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Despite the games industry having grown up – it’s now not just some
cowboy-led, new-fangled, fly-by-night phenomenon that will likely go
bust before your toast has a chance to burn, which was the feeling
back in the ’80s – one thing has never changed. Games continually
miss their planned release dates, to the point where if a title
actually ships on its expected date it’s more the exception than the
You’d like to think you’re on the right track in musing that if a
game’s delayed, it means things are being improved, right? That what
has been hyped as something truly kick-arse is going to be perfected
so much so as to sink slipper into buttock so deep that a search
party will need to be called upon to find it? However, look at some
recent games that have suffered the release date time warp –
Alone in the Dark, Haze, Too Human… all titles
that were hyped to death, had the marketing buzz happening so big
time that we were genuinely frothing at the cakeholes to get our
power gloves onto them, but they failed to deliver, spectacularly.
So then, why all these delays?
There are myriad reasons why a title will miss its projected street
date. Harking back to those early industry days back in the 1980s,
big name properties were licensed to be let loose in game form at
the hottest dollar-spinning times of year, so usually towards
December. Advertising for these titles would often be in the
public’s faces even before a line of code had been written, and
sometimes things just didn’t come together. The UK developer Ocean
(which was swallowed up by Gallic arch nemesis Infogrames in 1998)
were masters of this practice, in fact Commodore 64 owners never saw
the much-advertised Street Hawk, based on a short-lived TV
show and, perhaps appropriately, hawked like there was no tomorrow.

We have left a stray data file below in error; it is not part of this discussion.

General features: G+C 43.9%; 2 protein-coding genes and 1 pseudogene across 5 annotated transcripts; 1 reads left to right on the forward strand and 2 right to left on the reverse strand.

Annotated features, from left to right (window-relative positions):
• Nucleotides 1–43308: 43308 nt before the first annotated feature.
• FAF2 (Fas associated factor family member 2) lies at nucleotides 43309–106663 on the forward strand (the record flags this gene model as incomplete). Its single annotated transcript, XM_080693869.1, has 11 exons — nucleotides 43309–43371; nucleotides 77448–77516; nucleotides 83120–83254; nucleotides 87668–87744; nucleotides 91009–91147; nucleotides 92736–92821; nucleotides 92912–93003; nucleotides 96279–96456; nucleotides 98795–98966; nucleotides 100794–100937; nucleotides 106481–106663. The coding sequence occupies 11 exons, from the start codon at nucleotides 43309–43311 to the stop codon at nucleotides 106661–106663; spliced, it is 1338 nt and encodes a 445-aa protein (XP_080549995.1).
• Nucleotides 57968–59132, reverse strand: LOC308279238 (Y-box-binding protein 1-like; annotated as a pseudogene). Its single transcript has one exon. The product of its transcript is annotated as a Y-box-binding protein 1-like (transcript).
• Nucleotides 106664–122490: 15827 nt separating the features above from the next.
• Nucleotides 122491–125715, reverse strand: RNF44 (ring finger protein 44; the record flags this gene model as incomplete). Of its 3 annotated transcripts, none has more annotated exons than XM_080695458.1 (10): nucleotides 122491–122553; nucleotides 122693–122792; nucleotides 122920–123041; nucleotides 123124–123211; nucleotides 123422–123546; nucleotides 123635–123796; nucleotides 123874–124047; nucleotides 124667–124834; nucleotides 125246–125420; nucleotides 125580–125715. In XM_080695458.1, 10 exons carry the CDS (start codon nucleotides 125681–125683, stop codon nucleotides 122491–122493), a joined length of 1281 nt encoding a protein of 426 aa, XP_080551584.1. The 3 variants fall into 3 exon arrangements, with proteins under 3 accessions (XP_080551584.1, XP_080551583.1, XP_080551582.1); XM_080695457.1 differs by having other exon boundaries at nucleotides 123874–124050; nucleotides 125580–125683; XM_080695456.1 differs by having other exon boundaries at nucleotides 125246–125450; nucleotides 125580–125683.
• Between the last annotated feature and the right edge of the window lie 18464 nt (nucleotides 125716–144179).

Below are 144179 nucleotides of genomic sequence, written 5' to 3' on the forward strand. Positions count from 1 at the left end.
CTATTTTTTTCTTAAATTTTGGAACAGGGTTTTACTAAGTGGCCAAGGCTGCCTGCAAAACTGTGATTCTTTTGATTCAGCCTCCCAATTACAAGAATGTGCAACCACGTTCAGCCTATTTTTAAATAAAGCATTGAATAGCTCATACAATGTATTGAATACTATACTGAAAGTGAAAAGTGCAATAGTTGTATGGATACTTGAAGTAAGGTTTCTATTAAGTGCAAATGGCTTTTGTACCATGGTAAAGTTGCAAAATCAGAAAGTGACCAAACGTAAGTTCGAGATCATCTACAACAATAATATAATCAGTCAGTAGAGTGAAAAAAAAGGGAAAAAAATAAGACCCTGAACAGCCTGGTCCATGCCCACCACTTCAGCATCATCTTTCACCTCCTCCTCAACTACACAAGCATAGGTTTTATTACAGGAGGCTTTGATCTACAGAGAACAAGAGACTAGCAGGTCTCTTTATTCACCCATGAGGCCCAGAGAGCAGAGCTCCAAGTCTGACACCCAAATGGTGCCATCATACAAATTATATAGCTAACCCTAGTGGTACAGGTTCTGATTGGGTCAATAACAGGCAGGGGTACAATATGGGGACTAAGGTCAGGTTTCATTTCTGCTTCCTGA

Basically, the game was crap and they couldn’t make it less crap in
time for it to be worth releasing, so it was scrapped. It should
also be noted that Ocean released some horrendous licensed howlers
into the world, so we tremble at the thought of how truly fetid
Street Hawk must actually have been for it to have been
The marketing side of the games industry has matured considerably
since those days; however the same basic flaws in the process exist.
A title is planned, it’s locked into a publicity/advertising/hype
schedule, and the programmers beavering away at the thing are
expected to get it completed on time. As with many large projects,
however, unforeseen issues arise, especially as the technology
involved becomes more complex. A perfect example is the
much-anticipated Wipeout HD for the PS3. They promised full
HD, 60 FPS motion and, from what we’ve seen thus far, they
delivered. Yet after being due for release about now (after a few
delays, admittedly), the game has now been held-up indefinitely,
with reports – whether true or used as an excuse for something else
– that it’s failing epilepsy tests. That’s not one you’d usually see
coming, unless perhaps you were working on Ministry of Sound –
So, there are two main streams of thinking when it comes to
releasing games that have suffered delays. You can spend extra time
to get the thing right and hope to keep the hype wheels spinning
long enough to maintain demand, or you can just ‘publish and be
damned’. The latter phenomenon has become less common today, as too
many instances of the practice in the past saw companies hitting the
dole queues as their reputation plummeted. Still, the likes of
Haze and Too Human can make you wonder whether any
lessons have been learned at all.
Then again, when you have a title based around a specific event -
like Beijing 2008 - you HAVE to get the thing out in time or it’s
basically pointless. Luckily the latest Olympics title doesn’t
completely suck, however it’s hardly sending reviewers into fits of
ecstasy. Sometimes near enough is good enough, especially when the
less savvy consumer will pluck the thing from shelves like mad once
Olympics fever truly sets in, regardless of quality.